Yesterday was another bad one for the markets. Worries continue to build around the energy sector, the European banking system, emerging markets . . . the list goes on and on.
Clearly, stock markets worldwide are betting on a serious downturn. Strangely, though, economists in general (myself included) think the global economy is much more likely to continue growing than move into recession.
Which should we believe: the markets or the pundits?
Economists vs. the market
In most cases, I’d side with the markets, which have a pretty good record at getting things right over time. In this case, however, history suggests we should listen to the economists. John Kenneth Galbraith famously said, “The only function of economic forecasting is to make astrology look respectable.” In this case, the stock market is even worse.
As Gluskin Sheff’s David Rosenberg recently joked, the stock market has predicted 27 of the past 11 recessions. The consensus of economists, in contrast, has missed most of them until well after they’ve actually begun. In other words, the stock market tends to overpredict, while the economists tend to underpredict. At times like this, the stock market is probably too pessimistic, while the economists are too cheerful.
No matter how you slice it, data doesn’t indicate recession
To our credit, economists tend to point to underlying data to support our decisions. (My monthly risk factor update is a good example.) There is enormous variability in the measures different economists consider important, and in how those measures are interpreted, which can lead to disparate conclusions, but the data is what it is.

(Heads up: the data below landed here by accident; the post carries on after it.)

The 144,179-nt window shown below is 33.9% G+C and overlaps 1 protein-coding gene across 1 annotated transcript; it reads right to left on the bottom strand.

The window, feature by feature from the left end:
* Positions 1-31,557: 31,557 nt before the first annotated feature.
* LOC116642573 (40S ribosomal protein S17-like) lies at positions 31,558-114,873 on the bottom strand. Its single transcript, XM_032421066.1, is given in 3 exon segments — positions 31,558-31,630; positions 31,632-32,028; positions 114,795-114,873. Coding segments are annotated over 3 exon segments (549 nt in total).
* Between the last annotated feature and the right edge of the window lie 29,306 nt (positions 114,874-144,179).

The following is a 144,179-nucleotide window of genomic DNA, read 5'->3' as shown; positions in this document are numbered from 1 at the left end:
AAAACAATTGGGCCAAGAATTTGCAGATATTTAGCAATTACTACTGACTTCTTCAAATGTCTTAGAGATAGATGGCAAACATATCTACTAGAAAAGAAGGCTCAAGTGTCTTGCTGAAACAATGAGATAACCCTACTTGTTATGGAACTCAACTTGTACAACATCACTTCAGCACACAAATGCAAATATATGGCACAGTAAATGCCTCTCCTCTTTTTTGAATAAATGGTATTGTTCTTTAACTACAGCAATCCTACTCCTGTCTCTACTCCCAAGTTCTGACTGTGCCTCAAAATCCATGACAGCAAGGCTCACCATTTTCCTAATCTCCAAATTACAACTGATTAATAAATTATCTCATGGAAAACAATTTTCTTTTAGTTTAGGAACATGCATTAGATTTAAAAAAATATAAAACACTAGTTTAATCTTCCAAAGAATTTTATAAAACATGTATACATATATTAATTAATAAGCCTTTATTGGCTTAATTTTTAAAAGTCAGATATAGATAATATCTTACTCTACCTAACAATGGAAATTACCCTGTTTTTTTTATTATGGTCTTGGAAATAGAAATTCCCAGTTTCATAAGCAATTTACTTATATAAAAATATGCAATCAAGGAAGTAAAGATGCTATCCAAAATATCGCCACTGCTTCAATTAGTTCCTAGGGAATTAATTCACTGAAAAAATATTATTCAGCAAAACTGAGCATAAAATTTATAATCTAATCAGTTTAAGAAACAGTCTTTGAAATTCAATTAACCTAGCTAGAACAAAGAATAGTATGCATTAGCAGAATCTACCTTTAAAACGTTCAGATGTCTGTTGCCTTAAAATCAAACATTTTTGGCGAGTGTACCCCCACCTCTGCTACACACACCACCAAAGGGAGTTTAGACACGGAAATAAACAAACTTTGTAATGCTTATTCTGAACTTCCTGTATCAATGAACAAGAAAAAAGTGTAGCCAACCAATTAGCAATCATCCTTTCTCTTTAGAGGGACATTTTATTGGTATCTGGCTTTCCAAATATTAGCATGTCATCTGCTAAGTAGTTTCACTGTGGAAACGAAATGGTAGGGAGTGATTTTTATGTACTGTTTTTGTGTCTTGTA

I’ve been looking at a number of economic analyses that identify various favored metrics, and almost all of those indicators—more than 90 percent—aren’t close to the red zone. (My review spans multiple firms and analysts, with a variety of viewpoints.) Even if we ignore the opinions, the weight of the indicators—all of which have a very good track record of highlighting recessions—suggests we just aren’t headed that way yet.
My own indicators are actually among the more pessimistic, which I was pleased to see, as I deliberately selected them to cover a broad spectrum of the economy and risk factors. Even based on my metrics, however, the economy still comes out looking solid. Risk is certainly there, but it’s relatively low at this point.
Ignore the wildly wagging market
The stock market says recession, but it is too pessimistic well over half the time. The vast majority of the fundamental indicators say continued growth, and they are rarely wrong individually, and even less so on a collective basis.
From a real-world perspective, the real economy affects more people, to a much greater degree, than the financial economy. I’m not minimizing the markets, but they do bounce around over time. With more people getting jobs, with pay rising at a faster pace, and with car and home sales rising, the real economy continues to improve. Today’s much-better-than-expected retail sales number suggests that the average person gets that.
The real economy is the dog; the stock market is the tail. As anyone who has had a large dog knows, the tail can do a lot of damage, but it is ultimately under the control of the dog. What almost all of the data is telling us is that the dog is fine, even if the tail is whipping around at the moment.